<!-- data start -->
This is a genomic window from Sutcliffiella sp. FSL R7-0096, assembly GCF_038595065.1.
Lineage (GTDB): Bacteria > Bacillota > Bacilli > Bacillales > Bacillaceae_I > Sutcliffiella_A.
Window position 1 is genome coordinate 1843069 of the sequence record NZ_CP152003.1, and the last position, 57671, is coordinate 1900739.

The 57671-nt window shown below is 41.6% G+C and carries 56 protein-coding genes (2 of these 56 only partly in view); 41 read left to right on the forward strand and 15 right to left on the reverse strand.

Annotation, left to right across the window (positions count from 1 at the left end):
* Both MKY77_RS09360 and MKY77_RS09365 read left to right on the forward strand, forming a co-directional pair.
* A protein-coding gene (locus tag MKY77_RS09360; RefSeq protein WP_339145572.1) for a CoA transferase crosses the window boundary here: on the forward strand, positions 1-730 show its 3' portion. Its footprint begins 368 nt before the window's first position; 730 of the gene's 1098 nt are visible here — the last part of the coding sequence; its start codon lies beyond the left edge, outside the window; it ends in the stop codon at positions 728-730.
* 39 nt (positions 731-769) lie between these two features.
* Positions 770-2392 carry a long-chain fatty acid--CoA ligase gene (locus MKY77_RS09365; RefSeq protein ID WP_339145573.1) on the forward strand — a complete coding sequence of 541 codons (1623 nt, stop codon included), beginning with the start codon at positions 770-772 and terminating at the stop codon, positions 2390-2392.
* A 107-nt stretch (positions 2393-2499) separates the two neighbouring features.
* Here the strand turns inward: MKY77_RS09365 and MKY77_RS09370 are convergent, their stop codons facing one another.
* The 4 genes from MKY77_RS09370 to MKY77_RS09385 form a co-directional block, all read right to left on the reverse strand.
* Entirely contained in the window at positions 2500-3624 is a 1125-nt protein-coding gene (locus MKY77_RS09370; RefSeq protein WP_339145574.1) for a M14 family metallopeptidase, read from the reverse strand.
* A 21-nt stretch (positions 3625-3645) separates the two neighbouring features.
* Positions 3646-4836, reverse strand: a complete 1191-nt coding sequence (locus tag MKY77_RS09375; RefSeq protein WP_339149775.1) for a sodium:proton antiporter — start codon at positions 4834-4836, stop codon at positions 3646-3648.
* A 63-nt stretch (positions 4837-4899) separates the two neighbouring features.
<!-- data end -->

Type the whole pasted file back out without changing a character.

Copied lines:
This is a genomic window from Sutcliffiella sp. FSL R7-0096, assembly GCF_038595065.1.
Lineage (GTDB): Bacteria > Bacillota > Bacilli > Bacillales > Bacillaceae_I > Sutcliffiella_A.
Window position 1 is genome coordinate 1843069 of the sequence record NZ_CP152003.1, and the last position, 57671, is coordinate 1900739.

The 57671-nt window shown below is 41.6% G+C and carries 56 protein-coding genes (2 of these 56 only partly in view); 41 read left to right on the forward strand and 15 right to left on the reverse strand.

Annotation, left to right across the window (positions count from 1 at the left end):
* Both MKY77_RS09360 and MKY77_RS09365 read left to right on the forward strand, forming a co-directional pair.
* A protein-coding gene (locus tag MKY77_RS09360; RefSeq protein WP_339145572.1) for a CoA transferase crosses the window boundary here: on the forward strand, positions 1-730 show its 3' portion. Its footprint begins 368 nt before the window's first position; 730 of the gene's 1098 nt are visible here — the last part of the coding sequence; its start codon lies beyond the left edge, outside the window; it ends in the stop codon at positions 728-730.
* 39 nt (positions 731-769) lie between these two features.
* Positions 770-2392 carry a long-chain fatty acid--CoA ligase gene (locus MKY77_RS09365; RefSeq protein ID WP_339145573.1) on the forward strand — a complete coding sequence of 541 codons (1623 nt, stop codon included), beginning with the start codon at positions 770-772 and terminating at the stop codon, positions 2390-2392.
* A 107-nt stretch (positions 2393-2499) separates the two neighbouring features.
* Here the strand turns inward: MKY77_RS09365 and MKY77_RS09370 are convergent, their stop codons facing one another.
* The 4 genes from MKY77_RS09370 to MKY77_RS09385 form a co-directional block, all read right to left on the reverse strand.
* Entirely contained in the window at positions 2500-3624 is a 1125-nt protein-coding gene (locus MKY77_RS09370; RefSeq protein WP_339145574.1) for a M14 family metallopeptidase, read from the reverse strand.
* A 21-nt stretch (positions 3625-3645) separates the two neighbouring features.
* Positions 3646-4836, reverse strand: a complete 1191-nt coding sequence (locus tag MKY77_RS09375; RefSeq protein WP_339149775.1) for a sodium:proton antiporter — start codon at positions 4834-4836, stop codon at positions 3646-3648.
* A 63-nt stretch (positions 4837-4899) separates the two neighbouring features.